The Effect of Alternative Forest Management Models on the Forest Harvest and Emissions as Compared to the Forest Reference Level

Gusti M, Di Fulvio F ORCID: https://orcid.org/0000-0002-7317-6360, Biber P, Korosuo A, & Forsell N (2020). The Effect of Alternative Forest Management Models on the Forest Harvest and Emissions as Compared to the Forest Reference Level. Forests 11 (8): p. 794. DOI:10.3390/f11080794.

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Project: Alternative models and robust decision-making for future forest management (ALTERFOR, H2020 676754)

Abstract

Background and Objectives: Under the Paris Agreement, the European Union (EU) sets rules for accounting the greenhouse gas emissions and removals from forest land (FL). According to these rules, the average FL emissions of each member state in 2021–2025 (compliance period 1, CP1) and in 2026–2030 (compliance period 2, CP2) will be compared to a projected forest reference level (FRL). The FRL is estimated by modelling forest development under fixed forest management practices, based on those observed in 2000–2009. In this context, the objective of this study was to estimate the effects of large-scale uptake of alternative forest management models (aFMMs), developed in the ALTERFOR project (Alternative models and robust decision-making for future forest management), on forest harvest and forest carbon sink, considering that the proposed aFMMs are expanded to most of the suitable areas in EU27+UK and Turkey. Methods: We applied the Global Forest Model (G4M) for projecting the harvest and sink with the aFMMs and compared our results to previous FRL projections. The simulations were performed under the condition that the countries should match the harvest levels estimated for their FRLs as closely as possible. A representation of such aFMMs as clearcut, selective logging, shelterwood logging and tree species change was included in G4M. The aFMMs were modeled under four scenarios of spatial allocation and two scenarios of uptake rate. Finally, we compared our results to the business as usual. Results: The introduction of the aFMMs enhanced the forest sink in CP1 and CP2 in all studied regions when compared to the business as usual. Conclusions: Our results suggest that if a balanced mixture of aFMMs is chosen, a similar level of wood harvest can be maintained as in the FRL projection, while at the same time enhancing the forest sink. In particular, a mixture of multifunctional aFMMs, like selective logging and shelterwood, could enhance the carbon sink by up to 21% over the ALTERFOR region while limiting harvest leakages.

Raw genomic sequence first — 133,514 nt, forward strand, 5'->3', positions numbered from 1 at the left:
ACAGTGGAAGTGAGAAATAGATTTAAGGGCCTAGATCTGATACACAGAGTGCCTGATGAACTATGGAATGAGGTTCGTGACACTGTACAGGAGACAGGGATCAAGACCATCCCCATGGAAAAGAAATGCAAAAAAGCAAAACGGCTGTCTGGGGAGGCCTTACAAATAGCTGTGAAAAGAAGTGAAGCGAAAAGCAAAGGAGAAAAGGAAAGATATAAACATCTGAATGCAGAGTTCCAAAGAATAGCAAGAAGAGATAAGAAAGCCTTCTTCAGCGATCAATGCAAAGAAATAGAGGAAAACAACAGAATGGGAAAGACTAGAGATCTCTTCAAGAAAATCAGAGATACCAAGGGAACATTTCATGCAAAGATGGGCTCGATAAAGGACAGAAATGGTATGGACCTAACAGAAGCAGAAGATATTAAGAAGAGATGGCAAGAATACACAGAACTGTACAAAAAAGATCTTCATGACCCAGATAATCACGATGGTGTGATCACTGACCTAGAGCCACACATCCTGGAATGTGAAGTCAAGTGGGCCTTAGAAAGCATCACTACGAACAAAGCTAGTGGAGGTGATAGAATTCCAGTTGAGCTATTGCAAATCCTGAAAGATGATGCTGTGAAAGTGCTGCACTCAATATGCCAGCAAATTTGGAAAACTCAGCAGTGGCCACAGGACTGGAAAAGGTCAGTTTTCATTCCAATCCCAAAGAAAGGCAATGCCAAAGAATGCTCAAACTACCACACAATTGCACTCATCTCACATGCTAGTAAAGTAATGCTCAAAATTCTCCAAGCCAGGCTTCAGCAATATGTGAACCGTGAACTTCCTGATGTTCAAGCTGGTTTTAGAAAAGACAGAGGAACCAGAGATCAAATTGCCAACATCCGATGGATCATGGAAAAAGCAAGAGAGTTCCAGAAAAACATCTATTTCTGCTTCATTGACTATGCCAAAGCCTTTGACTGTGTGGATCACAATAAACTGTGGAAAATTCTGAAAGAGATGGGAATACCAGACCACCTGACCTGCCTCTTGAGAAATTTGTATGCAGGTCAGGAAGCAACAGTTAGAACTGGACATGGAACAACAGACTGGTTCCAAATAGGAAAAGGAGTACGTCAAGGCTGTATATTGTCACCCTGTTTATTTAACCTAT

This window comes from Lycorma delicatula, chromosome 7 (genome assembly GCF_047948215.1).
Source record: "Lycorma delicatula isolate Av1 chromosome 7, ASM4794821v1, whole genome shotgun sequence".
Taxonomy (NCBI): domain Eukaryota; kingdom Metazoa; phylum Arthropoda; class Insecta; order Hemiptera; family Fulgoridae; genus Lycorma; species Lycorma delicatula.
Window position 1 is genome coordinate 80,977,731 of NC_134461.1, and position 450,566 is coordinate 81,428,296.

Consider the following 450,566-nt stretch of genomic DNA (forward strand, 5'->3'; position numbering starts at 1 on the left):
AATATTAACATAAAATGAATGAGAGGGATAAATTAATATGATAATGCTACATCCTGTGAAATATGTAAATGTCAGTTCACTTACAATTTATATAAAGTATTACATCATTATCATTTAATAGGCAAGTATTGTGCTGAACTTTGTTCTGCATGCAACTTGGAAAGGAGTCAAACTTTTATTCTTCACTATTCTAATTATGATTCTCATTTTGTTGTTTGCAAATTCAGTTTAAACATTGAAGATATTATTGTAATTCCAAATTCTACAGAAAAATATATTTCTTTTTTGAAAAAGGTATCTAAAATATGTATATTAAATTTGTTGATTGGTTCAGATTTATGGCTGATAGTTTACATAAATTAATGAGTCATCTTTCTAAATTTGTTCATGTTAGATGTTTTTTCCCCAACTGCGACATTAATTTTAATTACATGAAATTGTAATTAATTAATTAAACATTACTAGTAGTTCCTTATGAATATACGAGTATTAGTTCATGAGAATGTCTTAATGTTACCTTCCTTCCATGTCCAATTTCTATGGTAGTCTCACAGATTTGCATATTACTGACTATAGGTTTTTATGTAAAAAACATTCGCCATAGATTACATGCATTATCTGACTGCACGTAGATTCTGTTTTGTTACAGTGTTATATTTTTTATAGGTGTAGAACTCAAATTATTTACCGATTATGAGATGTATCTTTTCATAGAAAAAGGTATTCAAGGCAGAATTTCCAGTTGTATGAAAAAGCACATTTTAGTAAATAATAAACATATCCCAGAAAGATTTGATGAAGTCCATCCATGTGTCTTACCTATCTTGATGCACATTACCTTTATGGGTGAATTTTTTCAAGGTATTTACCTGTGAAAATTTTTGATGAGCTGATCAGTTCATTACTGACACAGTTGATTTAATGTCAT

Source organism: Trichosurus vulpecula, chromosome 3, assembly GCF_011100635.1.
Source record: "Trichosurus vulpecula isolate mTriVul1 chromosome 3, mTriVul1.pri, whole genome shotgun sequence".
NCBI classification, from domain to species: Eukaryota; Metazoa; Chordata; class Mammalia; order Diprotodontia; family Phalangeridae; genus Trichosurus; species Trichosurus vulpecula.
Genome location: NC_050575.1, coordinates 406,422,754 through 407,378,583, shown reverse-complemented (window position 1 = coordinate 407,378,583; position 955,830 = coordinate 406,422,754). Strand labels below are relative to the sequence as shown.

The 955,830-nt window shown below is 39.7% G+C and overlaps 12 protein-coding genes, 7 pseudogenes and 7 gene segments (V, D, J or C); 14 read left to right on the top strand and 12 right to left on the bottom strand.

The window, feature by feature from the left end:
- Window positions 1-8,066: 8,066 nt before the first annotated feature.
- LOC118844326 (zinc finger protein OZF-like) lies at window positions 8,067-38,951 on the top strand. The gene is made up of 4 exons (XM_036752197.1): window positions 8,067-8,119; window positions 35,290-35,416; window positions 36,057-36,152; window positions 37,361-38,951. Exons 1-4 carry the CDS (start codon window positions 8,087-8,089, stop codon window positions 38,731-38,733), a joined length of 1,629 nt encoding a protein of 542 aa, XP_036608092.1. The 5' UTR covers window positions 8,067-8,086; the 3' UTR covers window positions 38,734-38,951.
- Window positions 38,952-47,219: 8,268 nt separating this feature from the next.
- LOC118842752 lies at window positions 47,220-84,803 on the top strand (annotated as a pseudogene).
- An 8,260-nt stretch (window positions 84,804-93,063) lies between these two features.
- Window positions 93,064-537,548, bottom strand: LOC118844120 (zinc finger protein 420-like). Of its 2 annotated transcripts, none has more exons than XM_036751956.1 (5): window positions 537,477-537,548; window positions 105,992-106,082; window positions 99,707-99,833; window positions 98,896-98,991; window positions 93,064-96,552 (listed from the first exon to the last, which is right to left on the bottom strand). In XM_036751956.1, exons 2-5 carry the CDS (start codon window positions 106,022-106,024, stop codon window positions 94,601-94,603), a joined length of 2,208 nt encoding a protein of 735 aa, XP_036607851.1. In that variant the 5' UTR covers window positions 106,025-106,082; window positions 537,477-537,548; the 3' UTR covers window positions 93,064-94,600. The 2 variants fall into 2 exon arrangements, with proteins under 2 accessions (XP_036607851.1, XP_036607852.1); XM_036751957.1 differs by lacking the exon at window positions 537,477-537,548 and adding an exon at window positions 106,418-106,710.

Item Type: Article
Uncontrolled Keywords: forest management models; carbon sink; forest harvest; forest reference level; production forests; multifunctional forests; set-aside forests
Research Programs: Ecosystems Services and Management (ESM)
Depositing User: Luke Kirwan
Date Deposited: 24 Jul 2020 13:02
Last Modified: 24 Jul 2020 13:02
URI: http://pure.iiasa.ac.at/16585

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